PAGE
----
CYL: Moving the conversation in a different direction, I have been thinking about the Arab Image Foundation, a collective started by Walid Raad, Akaram Zaatari, and other artists. In the late ’90s, the collective was using photography to deal with the history of Lebanon and the loss of memory through the civil war. Here you are as a different collective, very much of the 21st century, dealing with a project that’s not dissimilar, focused on specific regions and their respective contemporary concerns.

GCC: The urges are similar. Lebanon, which suffered through an event, a singular event which was the impetus for that project. For us it’s a continuation, a historical timeline, an ongoing thing, and we are interested in these objects and aesthetics because of that. For Lebanon, a lot of the ideas are about the past, memory, and things like that, while we’re trying to deal with the future and the present. It’s a different way of looking. But you could also think about the past while viewing our work. Or you could relate it to politics, the extended reasons why these things exist. We’re not directly going to talk about the past. We want to talk about now and why now exists.

One thing that is fascinating for us about the region is that there are parts that are encased in dust, where aesthetics have been frozen in time. Materials have been frozen in time. They have miles of dust on top of them and are unshakeable. Then you have rapid acceleration, the corporate “mall-ification” of this region, which is spiraling out of control. The “Dubai-ification”. Every time you go back there are new words, new practices. Your grandma is on Instagram. You can’t keep up. As someone who is away from the region and comes back, you feel left behind; people are already way ahead of you. There are new rituals. But then there are parts of the region that just won’t change, like the Edith Piaf song played at the Ministry of Defense. During the Kuwait show, a friend came to the exhibition. There was this music from a YouTube video we found, which included a ribbon-cutting segment, and which we used for a piece in the show. Our friend works for the Ministry of Defense and he said “This is my life, every day.” That particular music is played in the lobby of the Ministry of Defense, just incidentally. This type of example goes back to earlier attempts at modernization, especially in places like Kuwait. Just this summer the Kuwaiti government started using e-mail, for internal purposes. Everything will probably get printed out anyway, and stamped. And that’s part of what’s interesting too, these governments and bureaucracies are capable of such scale and yet are still mired in the Jurassic trappings of bureaucracy.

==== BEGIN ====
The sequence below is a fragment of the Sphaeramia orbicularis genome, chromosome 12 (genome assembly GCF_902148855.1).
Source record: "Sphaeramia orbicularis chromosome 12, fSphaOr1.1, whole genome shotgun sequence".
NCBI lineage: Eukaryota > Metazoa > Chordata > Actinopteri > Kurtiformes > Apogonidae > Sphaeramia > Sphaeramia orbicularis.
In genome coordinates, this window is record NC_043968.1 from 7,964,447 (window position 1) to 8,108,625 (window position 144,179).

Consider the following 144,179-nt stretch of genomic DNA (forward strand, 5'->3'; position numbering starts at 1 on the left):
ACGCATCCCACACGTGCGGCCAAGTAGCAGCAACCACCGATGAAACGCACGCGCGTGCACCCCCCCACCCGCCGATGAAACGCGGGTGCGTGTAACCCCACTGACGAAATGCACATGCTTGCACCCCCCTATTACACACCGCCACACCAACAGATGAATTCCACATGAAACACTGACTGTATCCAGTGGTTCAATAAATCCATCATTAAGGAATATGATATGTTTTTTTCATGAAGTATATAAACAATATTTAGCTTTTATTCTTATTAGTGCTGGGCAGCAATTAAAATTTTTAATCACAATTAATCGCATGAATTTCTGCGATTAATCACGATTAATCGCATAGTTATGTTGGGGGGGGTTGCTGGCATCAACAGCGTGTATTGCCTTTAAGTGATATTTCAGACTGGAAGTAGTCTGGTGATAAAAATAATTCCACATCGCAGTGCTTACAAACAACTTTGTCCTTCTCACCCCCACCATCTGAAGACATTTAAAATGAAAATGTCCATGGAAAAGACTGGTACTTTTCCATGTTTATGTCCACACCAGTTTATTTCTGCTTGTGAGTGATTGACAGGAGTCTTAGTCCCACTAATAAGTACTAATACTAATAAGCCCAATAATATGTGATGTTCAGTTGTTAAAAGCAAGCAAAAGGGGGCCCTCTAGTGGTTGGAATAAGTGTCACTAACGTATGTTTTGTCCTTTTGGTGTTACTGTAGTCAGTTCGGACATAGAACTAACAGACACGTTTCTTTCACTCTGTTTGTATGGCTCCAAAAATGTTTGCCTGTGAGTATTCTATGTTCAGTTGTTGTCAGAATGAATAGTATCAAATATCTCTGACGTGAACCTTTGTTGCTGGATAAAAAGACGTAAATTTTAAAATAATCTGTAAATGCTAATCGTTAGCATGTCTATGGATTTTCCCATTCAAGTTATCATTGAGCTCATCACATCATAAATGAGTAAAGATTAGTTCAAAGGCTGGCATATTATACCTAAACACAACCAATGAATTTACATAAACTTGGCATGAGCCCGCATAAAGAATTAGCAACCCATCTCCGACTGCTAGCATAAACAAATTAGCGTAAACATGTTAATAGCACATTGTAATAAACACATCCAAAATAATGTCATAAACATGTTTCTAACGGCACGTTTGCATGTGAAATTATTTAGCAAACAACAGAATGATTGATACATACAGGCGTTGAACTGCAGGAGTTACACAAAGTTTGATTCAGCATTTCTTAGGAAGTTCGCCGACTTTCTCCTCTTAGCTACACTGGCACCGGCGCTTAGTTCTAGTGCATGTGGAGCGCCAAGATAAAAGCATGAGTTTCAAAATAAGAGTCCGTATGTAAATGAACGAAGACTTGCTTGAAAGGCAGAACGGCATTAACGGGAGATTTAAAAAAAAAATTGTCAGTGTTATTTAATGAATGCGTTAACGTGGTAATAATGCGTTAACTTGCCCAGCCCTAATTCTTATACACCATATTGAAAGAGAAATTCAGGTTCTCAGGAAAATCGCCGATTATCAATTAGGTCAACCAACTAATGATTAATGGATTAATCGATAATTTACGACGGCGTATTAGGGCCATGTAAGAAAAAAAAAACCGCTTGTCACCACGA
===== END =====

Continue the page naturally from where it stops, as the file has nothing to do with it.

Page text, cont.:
There’s obviously the dichotomy of the dusty and the highly developed, and how those can exist together. But there’s also places and aspects of the culture within Kuwait, Bahrain, Saudi Arabia, and Qatar which are not necessarily part of this storyline. There’s the land reclamation in Bahrain in particular. There is the way in which the specific timeline of when oil was introduced in each country that defined and shaped taste, sensibility, architecture. And how later on...we don’t want to call it reverse colonialism, but how the Arab Gulf has extended itself into places like London or Paris, and how that affects its relationship with Europe and the rest of the world.

CYL: I think that you’re poised between projects like the Arab Image Foundation, which revolves around the archive, and a way of making that is about future and present ways of disseminating images and objects.

GCC: Speed and velocity are important. We were talking about it as a group, trying to think that maybe it was about the element of time. In the CO-OP video, it is as if the past and the future collapsed into the present. We are creating encounters for the viewer. Creating these worlds that deal with elements of history and the present, and projections into the future.

If we accelerate this culture, what is the end result? If there’s an element of linear speed in this conversation then there needs to be a terminus for this journey. There is a beginning and an end, so what is that end? I think we’re hurtling towards the end. We’re trying to reach outer space or orgasm.

Another thing that is interesting about the rapidity of our trajectory is that it is mirroring what is going on right now in Dubai. This “we want to be number one, right now” attitude, in which “we want the future right now, there’s no time to waste.” It’s really